penetrating insights on the limitations and potential of America in the 
twenty-first century.

Harrison served as the foremost Black organizer, agitator, and
theoretician in the Socialist Party of New York during its 1912 heyday;
he founded the first organization (the Liberty League) and the first
newspaper ("The Voice") of the militant, World War I-era “New Negro”
movement; and he served as the editor of the Negro World and principal
radical influence on the Garvey movement during its radical high point
in 1920. His views on race and class profoundly influenced a generation
of “New Negro” militants including the class radical A. Philip Randolph
and the race radical Marcus Garvey. Considered more race conscious than
Randolph and more class conscious than Garvey, Harrison is the key link
in the ideological unity of the two great trends of the Black Liberation 
Movement--the labor and civil rights trend associated with Martin Luther 
King, Jr., and the race and nationalist trend associated with Malcolm X. 
(Randolph and Garvey were, respectively, the direct links to King 
marching on Washington, with Randolph at his side, and to Malcolm, whose 
parents were involved with the Garvey movement, speaking militantly and 
proudly on street corners in Harlem.)

Harrison was not only a political radical, however. Rogers described
him as an “Intellectual Giant and Free-Lance Educator,” whose
contributions were wide-ranging, innovative, and influential. He was an
immensely skilled and popular orator and educator who spoke and/or read
six languages; a highly praised journalist, critic, and book reviewer
(reportedly the first regular Black book reviewer "in Negro
newspaperdom"); a pioneer Black activist in the freethought and birth
control movements; a bibliophile and library builder and popularizer who 
helped develop the 135th Street Public Library into what became known as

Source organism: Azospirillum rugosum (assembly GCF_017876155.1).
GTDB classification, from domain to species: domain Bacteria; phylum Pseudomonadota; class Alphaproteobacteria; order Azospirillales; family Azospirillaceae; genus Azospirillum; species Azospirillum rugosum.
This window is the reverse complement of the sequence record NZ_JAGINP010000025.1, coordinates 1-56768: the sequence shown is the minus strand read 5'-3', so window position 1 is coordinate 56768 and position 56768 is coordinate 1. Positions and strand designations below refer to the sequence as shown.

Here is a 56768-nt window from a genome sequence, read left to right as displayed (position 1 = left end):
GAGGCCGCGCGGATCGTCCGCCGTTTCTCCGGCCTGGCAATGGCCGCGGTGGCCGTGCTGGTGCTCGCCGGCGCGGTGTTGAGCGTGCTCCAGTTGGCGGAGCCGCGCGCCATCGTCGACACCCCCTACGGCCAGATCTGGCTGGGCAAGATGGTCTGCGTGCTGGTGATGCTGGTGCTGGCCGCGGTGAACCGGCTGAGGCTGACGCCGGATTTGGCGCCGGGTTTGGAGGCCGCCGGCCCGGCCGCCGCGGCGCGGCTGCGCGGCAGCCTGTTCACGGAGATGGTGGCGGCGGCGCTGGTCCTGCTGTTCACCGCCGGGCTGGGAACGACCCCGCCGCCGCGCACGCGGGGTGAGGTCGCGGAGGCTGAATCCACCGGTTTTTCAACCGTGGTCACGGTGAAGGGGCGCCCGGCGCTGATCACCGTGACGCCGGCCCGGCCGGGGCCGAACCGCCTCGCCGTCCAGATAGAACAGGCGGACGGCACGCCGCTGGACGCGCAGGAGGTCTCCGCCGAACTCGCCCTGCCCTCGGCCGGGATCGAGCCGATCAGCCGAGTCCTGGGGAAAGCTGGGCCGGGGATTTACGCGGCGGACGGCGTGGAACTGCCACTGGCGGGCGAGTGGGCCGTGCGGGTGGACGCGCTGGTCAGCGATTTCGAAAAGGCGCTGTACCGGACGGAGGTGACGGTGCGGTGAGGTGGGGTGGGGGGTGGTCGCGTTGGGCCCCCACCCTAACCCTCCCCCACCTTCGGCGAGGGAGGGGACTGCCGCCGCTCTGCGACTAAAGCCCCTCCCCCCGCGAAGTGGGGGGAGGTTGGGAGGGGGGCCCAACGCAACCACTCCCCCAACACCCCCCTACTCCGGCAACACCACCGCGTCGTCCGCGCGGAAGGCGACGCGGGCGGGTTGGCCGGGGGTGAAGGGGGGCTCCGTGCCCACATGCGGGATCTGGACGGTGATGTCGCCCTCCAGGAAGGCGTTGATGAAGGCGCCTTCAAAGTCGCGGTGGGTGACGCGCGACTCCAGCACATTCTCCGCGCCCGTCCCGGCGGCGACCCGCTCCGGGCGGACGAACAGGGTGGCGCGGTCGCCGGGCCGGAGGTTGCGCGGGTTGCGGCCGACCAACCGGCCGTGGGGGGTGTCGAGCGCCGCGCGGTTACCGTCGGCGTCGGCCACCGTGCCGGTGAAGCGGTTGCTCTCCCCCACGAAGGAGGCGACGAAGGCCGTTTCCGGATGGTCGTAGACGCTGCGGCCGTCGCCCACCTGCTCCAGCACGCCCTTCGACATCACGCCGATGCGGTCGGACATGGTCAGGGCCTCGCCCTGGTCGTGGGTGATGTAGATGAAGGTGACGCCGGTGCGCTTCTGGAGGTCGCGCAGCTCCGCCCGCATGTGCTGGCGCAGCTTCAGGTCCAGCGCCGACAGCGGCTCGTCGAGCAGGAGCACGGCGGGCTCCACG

the internationally famous Schomburg Center for Research in Black 
Culture; a pioneer Black lecturer for the New York City Board of
Education, and one of its foremost orators). His biography offers
profound insights on race, class, religion, immigration, war, democracy, 
and social change in America.

For reviewer’s comments from scholars and activists on “Hubert Harrison:

The Voice of Harlem Radicalism, 1883-1918” see –
http://www.jeffreybperry.net/disc.htm and see
http://www.jeffreybperry.net/bio.htm . For Columbia University Press’s
page on the book see

A link to some writings by and about Hubert Harrison can be found at –

“Hubert Harrison: The Voice of Harlem Radicalism, 1883-1918” (the first
volume of a projected two-volume biography of Harrison) is now on sale
at a special 50% off discount. It is selling for $14 in paperback from
Columbia University Press at
http://cup.columbia.edu/book/978-0-231-13910-6/hubert-harrison (To save
50% simply use the coupon code "SALE" in your shopping cart after you
have entered the book for your order, click "apply" and your savings
will be calculated.) If you do not have the book, please consider
getting it for your personal library -- and reading it. Please consider
it as a gift for a friend. Please recommend it to your library -- the
AmericanLibrary Association's "Choice" Magazine recommends it as
"Essential All levels/libraries"!!!